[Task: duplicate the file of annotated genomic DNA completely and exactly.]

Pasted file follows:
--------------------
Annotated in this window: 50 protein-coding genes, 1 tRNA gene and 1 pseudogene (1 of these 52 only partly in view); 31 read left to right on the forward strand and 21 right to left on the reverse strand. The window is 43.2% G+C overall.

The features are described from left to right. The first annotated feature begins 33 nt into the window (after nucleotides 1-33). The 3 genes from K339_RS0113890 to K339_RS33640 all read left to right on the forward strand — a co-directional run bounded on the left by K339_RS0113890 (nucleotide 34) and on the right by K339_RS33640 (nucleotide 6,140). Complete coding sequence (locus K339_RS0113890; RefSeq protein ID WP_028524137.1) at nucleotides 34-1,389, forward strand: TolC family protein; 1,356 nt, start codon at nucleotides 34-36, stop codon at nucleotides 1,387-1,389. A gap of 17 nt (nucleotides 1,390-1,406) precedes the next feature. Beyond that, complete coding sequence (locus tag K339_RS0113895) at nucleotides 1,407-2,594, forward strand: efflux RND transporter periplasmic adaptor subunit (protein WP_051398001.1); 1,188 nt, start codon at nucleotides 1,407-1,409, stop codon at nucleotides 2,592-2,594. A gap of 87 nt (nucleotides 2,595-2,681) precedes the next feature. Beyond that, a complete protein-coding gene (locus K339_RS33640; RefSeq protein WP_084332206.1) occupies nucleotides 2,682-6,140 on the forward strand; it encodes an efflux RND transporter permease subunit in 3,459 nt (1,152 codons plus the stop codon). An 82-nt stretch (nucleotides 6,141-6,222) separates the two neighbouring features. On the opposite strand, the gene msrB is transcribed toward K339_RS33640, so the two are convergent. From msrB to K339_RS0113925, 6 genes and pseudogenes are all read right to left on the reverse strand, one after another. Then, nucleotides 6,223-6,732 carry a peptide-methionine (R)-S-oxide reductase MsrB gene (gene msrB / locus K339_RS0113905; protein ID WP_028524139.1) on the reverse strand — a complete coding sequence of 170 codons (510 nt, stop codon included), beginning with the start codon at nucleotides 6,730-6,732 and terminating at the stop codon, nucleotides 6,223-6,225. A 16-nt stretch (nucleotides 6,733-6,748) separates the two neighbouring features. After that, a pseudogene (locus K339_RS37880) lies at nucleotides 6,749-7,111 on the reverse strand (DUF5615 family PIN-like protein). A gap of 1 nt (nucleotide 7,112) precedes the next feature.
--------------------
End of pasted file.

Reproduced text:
Annotated in this window: 50 protein-coding genes, 1 tRNA gene and 1 pseudogene (1 of these 52 only partly in view); 31 read left to right on the forward strand and 21 right to left on the reverse strand. The window is 43.2% G+C overall.

The features are described from left to right. The first annotated feature begins 33 nt into the window (after nucleotides 1-33). The 3 genes from K339_RS0113890 to K339_RS33640 all read left to right on the forward strand — a co-directional run bounded on the left by K339_RS0113890 (nucleotide 34) and on the right by K339_RS33640 (nucleotide 6,140). Complete coding sequence (locus K339_RS0113890; RefSeq protein ID WP_028524137.1) at nucleotides 34-1,389, forward strand: TolC family protein; 1,356 nt, start codon at nucleotides 34-36, stop codon at nucleotides 1,387-1,389. A gap of 17 nt (nucleotides 1,390-1,406) precedes the next feature. Beyond that, complete coding sequence (locus tag K339_RS0113895) at nucleotides 1,407-2,594, forward strand: efflux RND transporter periplasmic adaptor subunit (protein WP_051398001.1); 1,188 nt, start codon at nucleotides 1,407-1,409, stop codon at nucleotides 2,592-2,594. A gap of 87 nt (nucleotides 2,595-2,681) precedes the next feature. Beyond that, a complete protein-coding gene (locus K339_RS33640; RefSeq protein WP_084332206.1) occupies nucleotides 2,682-6,140 on the forward strand; it encodes an efflux RND transporter permease subunit in 3,459 nt (1,152 codons plus the stop codon). An 82-nt stretch (nucleotides 6,141-6,222) separates the two neighbouring features. On the opposite strand, the gene msrB is transcribed toward K339_RS33640, so the two are convergent. From msrB to K339_RS0113925, 6 genes and pseudogenes are all read right to left on the reverse strand, one after another. Then, nucleotides 6,223-6,732 carry a peptide-methionine (R)-S-oxide reductase MsrB gene (gene msrB / locus K339_RS0113905; protein ID WP_028524139.1) on the reverse strand — a complete coding sequence of 170 codons (510 nt, stop codon included), beginning with the start codon at nucleotides 6,730-6,732 and terminating at the stop codon, nucleotides 6,223-6,225. A 16-nt stretch (nucleotides 6,733-6,748) separates the two neighbouring features. After that, a pseudogene (locus K339_RS37880) lies at nucleotides 6,749-7,111 on the reverse strand (DUF5615 family PIN-like protein). A gap of 1 nt (nucleotide 7,112) precedes the next feature.